Wednesday, May 28, 2008

682. Notes

Last week at a class about Shavuot, we were handed a sheet full of notes. I was momentarily shocked--musical notation for prayer? Is such a thing allowed? Then I remembered the many dog-eared pages I lugged around each Rosh Hashanah and Yom Kippur during the five years I sang in the synagogue choir, and the relief I felt during my first rehearsal. There are notes here, whew! No matter my lack of experience singing in Hebrew--now I can do anything.

But since I began chanting Torah, and then helping lead services, I've learned everything by ear from CDs. The arrangements are written down (the instrumentalists have them), but my job is part of an oral tradition. After many years of judging my musical abilities--even, at times, my self-worth--by my proficiency at sight-singing, I was suddenly back at the beginning. I had to learn by ear how to communicate phrase by phrase, melody by melody, rather than trust that these elements would be conveyed automatically once I mastered the component parts.

At first I felt superior to the whole process; after all, I had long since graduated from this method. But it wasn't easy, especially having to sing like myself rather than the voice on the CD. Attempts to copy slavishly made the music sound derivative and soulless, a shallow parroting back. Eventually I learned what conductors and coaches had been trying to tell me for ages: key signatures aren't just sets of instructions, but particular, idiosyncratic landscapes. Phrasing matters because it conveys not only grammar, but also brushstrokes of sound that go in specific directions just as on a canvas. This is even more important when singing words that the listener (and, in many cases, the singer) doesn't fully understand. Kavannah, intention, is built into the the music, into its hills, waves, stretches of roads, dead ends, that can't be seen if you're concentrating on putting one step in front of the next.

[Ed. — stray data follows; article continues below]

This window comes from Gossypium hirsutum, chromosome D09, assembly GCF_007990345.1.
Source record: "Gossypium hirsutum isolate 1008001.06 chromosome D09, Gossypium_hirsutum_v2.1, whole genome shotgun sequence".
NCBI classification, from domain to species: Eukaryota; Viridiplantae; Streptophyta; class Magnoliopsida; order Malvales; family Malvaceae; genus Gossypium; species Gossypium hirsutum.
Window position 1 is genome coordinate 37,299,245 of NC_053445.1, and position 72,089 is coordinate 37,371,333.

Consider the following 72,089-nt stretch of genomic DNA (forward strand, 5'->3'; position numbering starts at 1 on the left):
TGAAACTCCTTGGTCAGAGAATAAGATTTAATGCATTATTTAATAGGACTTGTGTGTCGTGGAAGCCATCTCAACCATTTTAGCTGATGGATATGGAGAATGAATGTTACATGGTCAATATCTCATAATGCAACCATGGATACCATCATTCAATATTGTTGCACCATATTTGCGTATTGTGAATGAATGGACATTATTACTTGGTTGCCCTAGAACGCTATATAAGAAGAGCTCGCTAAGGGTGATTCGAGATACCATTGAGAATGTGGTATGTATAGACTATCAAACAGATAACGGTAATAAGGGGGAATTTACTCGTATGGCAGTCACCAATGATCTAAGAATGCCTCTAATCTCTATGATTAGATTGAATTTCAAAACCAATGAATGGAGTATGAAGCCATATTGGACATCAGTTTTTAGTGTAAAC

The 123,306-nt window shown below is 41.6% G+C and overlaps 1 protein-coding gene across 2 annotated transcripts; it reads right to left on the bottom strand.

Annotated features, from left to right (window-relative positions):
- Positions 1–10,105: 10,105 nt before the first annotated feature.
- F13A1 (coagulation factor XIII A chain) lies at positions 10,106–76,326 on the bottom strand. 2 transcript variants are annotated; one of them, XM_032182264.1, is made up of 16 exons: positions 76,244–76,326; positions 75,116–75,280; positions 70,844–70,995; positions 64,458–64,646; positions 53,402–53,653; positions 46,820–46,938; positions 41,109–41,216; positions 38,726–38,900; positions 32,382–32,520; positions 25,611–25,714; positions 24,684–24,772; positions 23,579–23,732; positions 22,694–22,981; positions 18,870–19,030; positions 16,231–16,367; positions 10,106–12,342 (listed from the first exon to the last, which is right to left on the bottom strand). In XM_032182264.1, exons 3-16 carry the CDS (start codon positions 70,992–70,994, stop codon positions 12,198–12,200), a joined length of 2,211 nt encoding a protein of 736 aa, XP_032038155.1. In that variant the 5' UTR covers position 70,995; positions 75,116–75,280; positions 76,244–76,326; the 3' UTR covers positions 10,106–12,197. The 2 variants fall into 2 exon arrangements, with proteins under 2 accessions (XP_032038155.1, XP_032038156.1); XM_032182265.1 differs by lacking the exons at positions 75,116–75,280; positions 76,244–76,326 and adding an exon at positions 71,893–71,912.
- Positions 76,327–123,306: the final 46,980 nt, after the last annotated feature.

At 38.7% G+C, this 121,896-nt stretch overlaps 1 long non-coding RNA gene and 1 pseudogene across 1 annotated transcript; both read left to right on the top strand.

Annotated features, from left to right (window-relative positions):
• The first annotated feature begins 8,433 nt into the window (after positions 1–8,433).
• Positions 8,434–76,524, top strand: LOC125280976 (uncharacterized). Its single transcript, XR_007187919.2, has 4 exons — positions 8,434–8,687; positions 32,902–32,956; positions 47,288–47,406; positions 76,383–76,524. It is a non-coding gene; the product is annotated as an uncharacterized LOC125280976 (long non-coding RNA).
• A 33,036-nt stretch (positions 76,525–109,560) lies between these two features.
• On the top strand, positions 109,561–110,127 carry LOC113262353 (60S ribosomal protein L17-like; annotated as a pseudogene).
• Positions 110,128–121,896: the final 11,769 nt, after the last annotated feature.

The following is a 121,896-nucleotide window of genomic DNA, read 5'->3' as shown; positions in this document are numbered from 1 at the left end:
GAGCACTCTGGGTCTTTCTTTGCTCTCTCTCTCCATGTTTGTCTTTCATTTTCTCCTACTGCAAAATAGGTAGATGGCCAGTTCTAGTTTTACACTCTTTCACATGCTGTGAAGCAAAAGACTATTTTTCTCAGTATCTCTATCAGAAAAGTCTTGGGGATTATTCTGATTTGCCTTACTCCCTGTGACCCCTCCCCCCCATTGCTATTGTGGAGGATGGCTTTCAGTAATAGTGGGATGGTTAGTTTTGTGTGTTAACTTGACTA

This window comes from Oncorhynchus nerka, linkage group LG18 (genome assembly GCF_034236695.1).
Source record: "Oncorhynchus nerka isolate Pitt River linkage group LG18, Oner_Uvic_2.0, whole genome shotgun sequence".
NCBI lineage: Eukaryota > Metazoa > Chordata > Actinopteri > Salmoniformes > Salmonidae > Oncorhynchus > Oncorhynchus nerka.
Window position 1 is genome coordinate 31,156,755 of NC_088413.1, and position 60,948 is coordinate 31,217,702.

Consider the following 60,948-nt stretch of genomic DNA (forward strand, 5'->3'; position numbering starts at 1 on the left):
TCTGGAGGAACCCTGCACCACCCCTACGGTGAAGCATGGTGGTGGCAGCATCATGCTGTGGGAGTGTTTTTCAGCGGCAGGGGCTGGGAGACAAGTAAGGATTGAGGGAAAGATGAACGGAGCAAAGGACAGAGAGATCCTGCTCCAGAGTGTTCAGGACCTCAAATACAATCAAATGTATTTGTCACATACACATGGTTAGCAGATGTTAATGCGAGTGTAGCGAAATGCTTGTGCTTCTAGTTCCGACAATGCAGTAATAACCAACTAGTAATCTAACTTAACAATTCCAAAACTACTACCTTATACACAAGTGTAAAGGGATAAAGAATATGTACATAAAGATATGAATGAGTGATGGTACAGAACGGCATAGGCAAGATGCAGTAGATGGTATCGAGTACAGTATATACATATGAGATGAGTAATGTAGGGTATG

I think my long affair with notes is one reason why I sometimes panic at the bima when faced with a scroll full of naked letters. I forget that I can now see and travel much farther than before.

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